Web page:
- Title: Threats, harassment dog Nicaragua canal development: Amnesty International
- Date: 4th August 2017
- Summary: RIVAS, NICARAGUA (FILE) (REUTERS) GENERAL VIEW OF VOLCANO NEAR LAKE NICARAGUA BOYS THROWING NET IN WATER CLOUD HANGING OVER VOLCANO LOCAL RESIDENTS CHECKING FOR FISH BY LAKE CURRENT IN LAKE WATER LAPPING SHORE OMETEPE, NICARAGUA (FILE) (REUTERS) RESIDENTS MARCHING ON LOCAL STREET TO PROTEST CANAL LOCAL RESIDENTS HOLDING UP BANNER THAT READS "NO TO THE CANAL" MAN QUOTING SECTION OF LAW TO OPPOSE CANAL MESSAGE ON BACK OF T-SHIRT WORN BY PROTESTER THAT READS "OUT WITH THE CHINESE" BANNER WITH MESSAGE QUOTING SECTION OF LAW TO OPPOSE CANAL PROTESTERS CARRYING NICARAGUAN FLAGS DURING MARCH PROTESTERS MARCHING
- Embargoed: 18th August 2017 00:36
- Keywords: Amnesty International Nicaragua Canal report development human rights Managua
- Location: MANAGUA AND RIVAS AND OMETEPE, NICARAGUA
- City: MANAGUA AND RIVAS AND OMETEPE, NICARAGUA
- Country: Nicaragua
- Topics: Environment
- Reuters ID: LVA0026SLSJSZ
- Aspect Ratio: 16:9
- Story Text: US-based rights group Amnesty International on Thursday (August 3) accused authorities in Nicaragua of a "campaign of harassment" in its push for a Chinese-led construction of an interoceanic canal that would reportedly affect thousands of families living in its path.
In 2013, Nicaraguan lawmakers granted a 50-year concession to Chinese company HKND Group to design, build and manage the shipping channel across the Central American nation that would compete with the Panama Canal. Since the decision, tensions gave been heightened over the construction of the $50 billion shipping canal that farmers and local residents say will force residents from their home and submerge communities.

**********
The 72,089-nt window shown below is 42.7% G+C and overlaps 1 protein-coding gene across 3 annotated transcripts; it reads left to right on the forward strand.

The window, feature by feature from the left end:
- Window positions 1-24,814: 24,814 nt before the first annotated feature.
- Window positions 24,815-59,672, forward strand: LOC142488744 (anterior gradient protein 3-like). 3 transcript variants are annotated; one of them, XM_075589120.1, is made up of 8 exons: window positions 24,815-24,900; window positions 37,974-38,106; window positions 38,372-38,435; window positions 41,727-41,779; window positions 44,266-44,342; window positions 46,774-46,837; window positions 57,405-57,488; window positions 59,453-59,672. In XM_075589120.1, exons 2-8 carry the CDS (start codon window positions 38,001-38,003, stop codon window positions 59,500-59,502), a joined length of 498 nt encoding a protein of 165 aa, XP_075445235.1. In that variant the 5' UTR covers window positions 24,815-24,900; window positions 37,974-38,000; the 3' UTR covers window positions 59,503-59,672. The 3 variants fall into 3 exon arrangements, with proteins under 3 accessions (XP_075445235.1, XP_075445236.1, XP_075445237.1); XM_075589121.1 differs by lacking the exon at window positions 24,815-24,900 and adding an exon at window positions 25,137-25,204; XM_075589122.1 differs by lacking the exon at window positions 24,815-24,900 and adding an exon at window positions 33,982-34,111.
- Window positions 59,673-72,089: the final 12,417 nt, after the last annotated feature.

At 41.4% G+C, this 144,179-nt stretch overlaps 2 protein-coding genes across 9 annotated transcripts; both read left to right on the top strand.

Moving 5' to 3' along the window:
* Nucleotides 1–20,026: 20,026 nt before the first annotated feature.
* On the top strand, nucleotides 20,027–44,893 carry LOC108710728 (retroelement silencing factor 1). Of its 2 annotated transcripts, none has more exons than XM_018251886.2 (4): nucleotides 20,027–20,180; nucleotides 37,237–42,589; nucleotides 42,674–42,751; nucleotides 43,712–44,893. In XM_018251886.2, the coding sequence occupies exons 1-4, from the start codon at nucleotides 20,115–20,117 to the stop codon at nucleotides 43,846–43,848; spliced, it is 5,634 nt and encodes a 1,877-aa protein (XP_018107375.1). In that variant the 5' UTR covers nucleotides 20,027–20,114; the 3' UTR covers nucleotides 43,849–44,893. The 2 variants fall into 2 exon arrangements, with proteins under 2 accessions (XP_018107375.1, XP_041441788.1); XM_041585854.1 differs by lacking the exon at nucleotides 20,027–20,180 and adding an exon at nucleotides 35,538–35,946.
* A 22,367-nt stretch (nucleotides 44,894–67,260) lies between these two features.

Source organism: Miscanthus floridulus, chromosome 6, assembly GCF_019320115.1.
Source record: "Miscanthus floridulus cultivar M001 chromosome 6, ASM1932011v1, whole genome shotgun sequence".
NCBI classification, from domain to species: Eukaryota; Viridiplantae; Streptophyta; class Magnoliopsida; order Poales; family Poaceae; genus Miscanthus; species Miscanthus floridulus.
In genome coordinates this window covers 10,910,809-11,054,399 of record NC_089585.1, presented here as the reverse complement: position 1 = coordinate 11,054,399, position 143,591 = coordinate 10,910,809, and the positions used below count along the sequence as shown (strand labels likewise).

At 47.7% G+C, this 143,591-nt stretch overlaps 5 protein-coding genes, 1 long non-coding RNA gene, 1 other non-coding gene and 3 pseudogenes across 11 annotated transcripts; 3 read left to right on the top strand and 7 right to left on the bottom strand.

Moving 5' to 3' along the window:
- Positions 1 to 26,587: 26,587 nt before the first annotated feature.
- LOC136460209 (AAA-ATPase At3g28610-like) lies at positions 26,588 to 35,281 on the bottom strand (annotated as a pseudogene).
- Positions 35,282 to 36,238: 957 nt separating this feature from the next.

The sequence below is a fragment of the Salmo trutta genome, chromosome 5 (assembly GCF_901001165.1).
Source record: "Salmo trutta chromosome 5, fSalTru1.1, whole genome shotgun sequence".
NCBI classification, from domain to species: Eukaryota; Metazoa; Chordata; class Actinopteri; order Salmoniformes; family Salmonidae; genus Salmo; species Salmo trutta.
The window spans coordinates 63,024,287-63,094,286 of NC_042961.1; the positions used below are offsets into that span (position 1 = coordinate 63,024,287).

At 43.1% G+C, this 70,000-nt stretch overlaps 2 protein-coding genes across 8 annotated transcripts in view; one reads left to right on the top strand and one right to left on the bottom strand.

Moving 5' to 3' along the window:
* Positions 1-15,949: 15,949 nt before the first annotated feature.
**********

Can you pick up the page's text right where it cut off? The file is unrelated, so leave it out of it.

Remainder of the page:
In its report "Danger: Rights For Sale", Amnesty report catalogues reports of threats and harassment received by peasant communities along the proposed path of the canal. The NGO reports that nearly 120,000 people will be affected by the canal''s construction, many of whom are amongst the country's poorest citizens.
Former actress, EU Goodwill Ambassador and human rights activist Bianca Jagger has been campaigning against the canal's construction. Jagger, a Nicaraguan citizen, was a strong critic of former Nicaraguan dictator Anastasio Somoza and compared President Daniel Ortega's no-holds-barred push for the canal to the former military ruler.
But the Nicaraguan government defends the canal's construction on an economic basis, saying it could boost the country's gross domestic product by up to 15 percent.
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